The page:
Free Mesothelioma Guide Send me a free guide. Mail my free guide today
Treatment // June 21, 2017 MAAC Staff

Peritoneal Cancer Index: What it Means for Mesothelioma Patients

Cancer in the abdomen, or peritoneal cancer, is very rare. It occurs when cancer cells develop on the peritoneum, the thin cell lining of the abdominal organs. About 10 – 30% of peritoneal cancer cases occur following a gastric or colon cancer diagnosis. Very rarely this type of cancer will develop on its own, and even then it is often the result of metastasis after a tumor forms elsewhere in the body.

Similarly to peritoneal cancer, peritoneal mesothelioma is very rare, accounting for about 500 new cases each year and only about 15 – 20% of mesothelioma diagnoses. Unlike most forms of peritoneal cancer, peritoneal mesothelioma is not known to be caused by other forms of cancer or the result of metastasis. All types of mesothelioma are caused by exposure to asbestos, through inhalation or ingestion.

Oncologists for peritoneal cancers have relied on the Peritoneal Cancer Index (PCI) for years to help determine a patient’s eligibility for certain kinds of treatment, as well to better understand the severity of the tumors’ progression. PCI has become a notable tool when facing peritoneal mesothelioma, which typically has a poor prognosis and is very often fatal.

What is the Peritoneal Cancer Index?

PCI is a way to determine the extent of the cancer in the abdominal cavity. The cavity is divided into 13 distinct sections, including central, left upper, and pelvic. Each region is “ranked” separately with a lesion size (LS) score depending on the size of the tumors present.

Lesion Size (LS) ScoreSize of the Tumor
0No tumors
1Up to 05.cm
2Up to 5 cm
3Larger than 5 cm

Patients with an LS score of 3 in a particular region may also have layers or multiple small nodules present. PCI itself is found by adding together the scores for the 13 regions, which makes the highest PCI a 39. Oncologists can determine their score for each region through various imaging tests or laparoscopy. For peritoneal mesothelioma patients, a diagnosis will first need to be confirmed through a peritoneoscopy or laparotomy, which is a tissue biopsy. Doctors will scrutinize the samples to determine the cell type and help examine if the cancerous cells have spread.

PCI is essentially a staging system for peritoneal cancers to help determine if the cancer is localized or has spread to other organs or lymph nodes. Typically, the higher the PCI indicates a worse prognosis as this indicates more, larger tumors present in the body. The PCI will also help oncologists determine if a patient is eligible for certain treatments, particularly surgical removal of the tumors or Hyperthermic Intraperitoneal Chemotherapy (HIPEC).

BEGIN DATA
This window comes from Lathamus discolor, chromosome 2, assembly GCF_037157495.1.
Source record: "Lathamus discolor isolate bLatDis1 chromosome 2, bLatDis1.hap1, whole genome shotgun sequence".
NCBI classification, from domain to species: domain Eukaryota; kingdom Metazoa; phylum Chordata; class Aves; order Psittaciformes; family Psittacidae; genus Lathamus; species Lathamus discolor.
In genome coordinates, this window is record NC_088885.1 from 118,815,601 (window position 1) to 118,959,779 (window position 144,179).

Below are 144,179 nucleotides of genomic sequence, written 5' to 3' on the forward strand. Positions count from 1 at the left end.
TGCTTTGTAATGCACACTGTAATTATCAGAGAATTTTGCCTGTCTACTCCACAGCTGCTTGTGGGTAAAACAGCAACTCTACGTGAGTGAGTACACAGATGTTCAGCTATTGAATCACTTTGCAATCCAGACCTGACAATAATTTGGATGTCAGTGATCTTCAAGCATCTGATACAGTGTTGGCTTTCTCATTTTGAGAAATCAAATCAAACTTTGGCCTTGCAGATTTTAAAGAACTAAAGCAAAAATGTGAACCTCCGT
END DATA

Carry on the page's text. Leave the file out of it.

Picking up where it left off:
PCI and Mesothelioma

A “good” or lower PCI for peritoneal mesothelioma patients can mean a better chance of long-term survival. Most oncologists have a cut off score to determine what kind of treatments the patient may be eligible for. In general, a PCI greater than 20 is thought to be too high to see any effective results from HIPEC and the patients would face greater risk undergoing this treatment.

While patients with peritoneal mesothelioma have a longer life expectancy than the other types of mesothelioma, the median survival is still only one year. All types of mesothelioma are generally treated with a combination of surgery, chemotherapy, and radiation. For peritoneal mesothelioma, some of the best results have been seen with a multimodal approach of cytoreductive surgery (surgery to remove as much of the tumors as possible) and HIPEC.

HIPEC is a method of delivering a heated chemotherapy wash to the abdominal cavity. It’s meant to ideally clean out any remaining cancer cells after surgery. HIPEC has been used to treat other abdominal cancers too, including colon and ovarian cancer.

According to a recent study, approximately two-thirds of the peritoneal mesothelioma patients treated this way survived over 3 years. While this may not seem very long, it’s significantly longer than the 1 year median survival rate. In general, there are very few long-term mesothelioma survivors regardless of the type, with only about 33% of patients surviving a year after diagnosis. Any treatment or tool that can better the survival rate is a big accomplishment.

Researchers recognize the advancements in the combination of surgery and HIPEC as the reason for improved survivorship among peritoneal mesothelioma patients in more recent years. Using PCI can make it easier for oncologists to determine the effectiveness of this treatment for an individual’s case.

Research for Better Survival

In the past decade, researchers have made a lot of great advancements in better diagnosing and treating mesothelioma. The peritoneal cancer index is just one tool that can help researchers and peritoneal mesothelioma patients better understand the stage of their disease and the available treatment options.

There is still a lot of work ahead to more effectively treat, and one day cure, this aggressive cancer. But hopefully with the help of established tools like PCI and the advancements made in research today, we will get there soon rather than later.